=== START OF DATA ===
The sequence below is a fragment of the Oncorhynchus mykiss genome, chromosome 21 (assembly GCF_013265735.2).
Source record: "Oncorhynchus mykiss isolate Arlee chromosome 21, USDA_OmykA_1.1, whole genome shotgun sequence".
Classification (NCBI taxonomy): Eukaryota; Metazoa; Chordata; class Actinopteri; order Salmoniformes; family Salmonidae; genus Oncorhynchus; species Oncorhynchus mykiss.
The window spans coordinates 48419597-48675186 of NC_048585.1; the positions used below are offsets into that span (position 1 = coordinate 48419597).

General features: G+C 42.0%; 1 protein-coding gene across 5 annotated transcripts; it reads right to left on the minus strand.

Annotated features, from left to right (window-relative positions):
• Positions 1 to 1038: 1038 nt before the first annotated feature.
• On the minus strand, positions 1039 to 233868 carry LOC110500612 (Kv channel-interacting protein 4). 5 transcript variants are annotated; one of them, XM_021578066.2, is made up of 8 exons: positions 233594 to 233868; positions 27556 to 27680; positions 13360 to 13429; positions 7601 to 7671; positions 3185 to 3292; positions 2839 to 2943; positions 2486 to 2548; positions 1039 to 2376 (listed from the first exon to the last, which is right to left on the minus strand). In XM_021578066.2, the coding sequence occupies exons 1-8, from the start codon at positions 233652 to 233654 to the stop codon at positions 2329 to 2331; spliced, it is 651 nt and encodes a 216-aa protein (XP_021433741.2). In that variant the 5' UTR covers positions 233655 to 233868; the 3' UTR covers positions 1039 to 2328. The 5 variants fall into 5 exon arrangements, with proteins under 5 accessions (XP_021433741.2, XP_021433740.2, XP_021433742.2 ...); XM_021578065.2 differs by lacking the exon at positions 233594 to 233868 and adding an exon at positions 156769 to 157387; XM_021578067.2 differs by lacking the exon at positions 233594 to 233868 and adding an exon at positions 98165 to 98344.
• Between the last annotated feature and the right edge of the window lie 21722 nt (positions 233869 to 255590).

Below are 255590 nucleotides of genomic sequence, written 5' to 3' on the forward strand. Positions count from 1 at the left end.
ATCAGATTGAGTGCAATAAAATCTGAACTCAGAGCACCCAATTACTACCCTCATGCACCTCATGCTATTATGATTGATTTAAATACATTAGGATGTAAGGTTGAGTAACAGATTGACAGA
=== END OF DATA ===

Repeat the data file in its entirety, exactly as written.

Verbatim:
The sequence below is a fragment of the Oncorhynchus mykiss genome, chromosome 21 (assembly GCF_013265735.2).
Source record: "Oncorhynchus mykiss isolate Arlee chromosome 21, USDA_OmykA_1.1, whole genome shotgun sequence".
Classification (NCBI taxonomy): Eukaryota; Metazoa; Chordata; class Actinopteri; order Salmoniformes; family Salmonidae; genus Oncorhynchus; species Oncorhynchus mykiss.
The window spans coordinates 48419597-48675186 of NC_048585.1; the positions used below are offsets into that span (position 1 = coordinate 48419597).

General features: G+C 42.0%; 1 protein-coding gene across 5 annotated transcripts; it reads right to left on the minus strand.

Annotated features, from left to right (window-relative positions):
• Positions 1 to 1038: 1038 nt before the first annotated feature.
• On the minus strand, positions 1039 to 233868 carry LOC110500612 (Kv channel-interacting protein 4). 5 transcript variants are annotated; one of them, XM_021578066.2, is made up of 8 exons: positions 233594 to 233868; positions 27556 to 27680; positions 13360 to 13429; positions 7601 to 7671; positions 3185 to 3292; positions 2839 to 2943; positions 2486 to 2548; positions 1039 to 2376 (listed from the first exon to the last, which is right to left on the minus strand). In XM_021578066.2, the coding sequence occupies exons 1-8, from the start codon at positions 233652 to 233654 to the stop codon at positions 2329 to 2331; spliced, it is 651 nt and encodes a 216-aa protein (XP_021433741.2). In that variant the 5' UTR covers positions 233655 to 233868; the 3' UTR covers positions 1039 to 2328. The 5 variants fall into 5 exon arrangements, with proteins under 5 accessions (XP_021433741.2, XP_021433740.2, XP_021433742.2 ...); XM_021578065.2 differs by lacking the exon at positions 233594 to 233868 and adding an exon at positions 156769 to 157387; XM_021578067.2 differs by lacking the exon at positions 233594 to 233868 and adding an exon at positions 98165 to 98344.
• Between the last annotated feature and the right edge of the window lie 21722 nt (positions 233869 to 255590).

Below are 255590 nucleotides of genomic sequence, written 5' to 3' on the forward strand. Positions count from 1 at the left end.
ATCAGATTGAGTGCAATAAAATCTGAACTCAGAGCACCCAATTACTACCCTCATGCACCTCATGCTATTATGATTGATTTAAATACATTAGGATGTAAGGTTGAGTAACAGATTGACAGA